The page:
William S. Duff Jr.
Laura Reoch William S. Duff Jr.

When I look at architecture, I see people: clients, visitors, the people for whom buildings are designed. But most importantly, I see the architects who work together to bring a project to life.  According to “Types of Architecture Firms and Their Business Models,” by Charrette Venture Group senior management consultant and business development manager Lucas Gray, Assoc. AIA, firms are typically organized around one of three practice models: efficiency, experience, or expertise. These models capitalize, respectively, on a specific strength: process efficiency, depth of experience, or design expertise.

However, a people-based practice capitalizes on all three strengths. It supports, nurtures, and engages the people who together create the practice’s designs, imbues the designs with their expertise, and shepherds them through the process that brings them to life. Incorporating this philosophy in a few key areas can have a transformative effect on a firm. In fact, it has helped earn our 34-person practice recognition from the San Francisco Business Times as both a “Fast 100 Fastest Growing Private Company” and a “Best Places to Work.”

Create Opportunities for People to Contribute
When people feel connected to their work, they care more about their contributions and get a greater sense of satisfaction from their efforts. Our profession tends to prioritize a finished building over the people or processes involved in its realization. The building design is typically generated by a select few who tightly control its evolution; everyone else serves to support that development.

In a people-based practice, everyone participates in design. To help facilitate this in our firm, we created Design Vision, an in-house book that enables everyone to contribute to design in a manner centered on a guiding vision curated by the firm’s leadership team and reviewed in collaboration with everyone. Every team member refers to their copy of the book, which will be updated over time, as they develop concept sketches, refine details, select materials, and coordinate with consultants on their projects. We also use Design Vision to guide design critiques and to coalesce around solutions to implement into projects.

Empowering people to contribute to project design helps them connect with their work while enriching the design process and improving the quality of the architecture.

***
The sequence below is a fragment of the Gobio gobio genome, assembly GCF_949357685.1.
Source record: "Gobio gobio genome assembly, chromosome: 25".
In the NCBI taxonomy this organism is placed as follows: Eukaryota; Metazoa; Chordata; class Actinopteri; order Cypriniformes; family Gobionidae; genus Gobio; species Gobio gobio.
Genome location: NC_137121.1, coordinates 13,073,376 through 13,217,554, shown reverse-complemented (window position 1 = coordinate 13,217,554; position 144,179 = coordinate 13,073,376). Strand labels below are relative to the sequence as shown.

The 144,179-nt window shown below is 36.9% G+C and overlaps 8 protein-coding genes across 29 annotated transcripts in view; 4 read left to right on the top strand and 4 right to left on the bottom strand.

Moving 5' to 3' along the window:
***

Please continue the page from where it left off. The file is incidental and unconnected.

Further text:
Embrace Transparency
Early in my career, I would jot ideas in a notebook for improving project delivery and workflow for the day I started my own firm. One idea was to embrace transparency to show employees the business side of practice. That concept now forms one of the foundational values on which we operate the firm today.

For example, we share our firm’s financial performance and health with all staff members at quarterly town halls. We invite everyone to pick apart the numbers and ask questions, which we answer honestly, even when the answers are uncomfortable. Ultimately, the conversations are rewarding and even liberating because it builds trust, which further connects everyone to the firm, the work, and the outcome.

[W]e share our firm’s financial performance and health with all staff members at quarterly town halls. We invite everyone to pick apart the numbers and ask questions.

We apply that same concept to how we communicate firm goals and objectives. We share our company business plan with the entire staff every new year and make it accessible through a shared one-page summary. The “one pager” includes both our strategic guiding principles—vision, mission, values—and our more tactical quarterly, one-year, and three-year goals. As a result, our team members understand the “why” behind their work, which increases their sense of purpose, creates a deeper sense of engagement with projects, and leads them to better serve our clients.

Invest in Your People
A people-based practice supports professional growth, both financially and educationally. It also actively helps staff achieve balance between the demands of work and life. Offering generous personal time off is one thing, but having a firm in which it is culturally acceptable and operationally feasible for people to take time off is another level.

While reviewing our annual benefits four years ago, we noticed that many of our staff weren’t using all their PTO vacation. People were stockpiling vacation days so they could take longer breaks—at the expense of taking more frequent, short breaks throughout the year. We observed a correlation with some of those same people showing signs of burnout.

We turned to our staff for a solution. We crowdsourced an internal brainstorming effort that resulted in the creation of our Summer Hours program, where we take every other Friday off between Memorial Day and Labor Day in exchange for slightly longer workdays. This provides people with the opportunity to take short, restorative breaks while still accumulating vacation time for longer breaks. The program has revitalized the team and, surprisingly, our summer months are now our most productive of the year.

Architecture is about people. A project requires input from a tremendous number of individuals from design inception to construction completion. Placing your staff—your people—at the center of the process is key to building a people-based practice. A company that commits to giving their staff opportunities, communicates with transparency, and invests in their well-being will be rewarded with team members that create better design, deliver better projects, provide better client service, and grow as individuals who can lead the firm into the future.

The views and conclusions from this author are not necessarily those of ARCHITECT magazine or of The American Institute of Architects.

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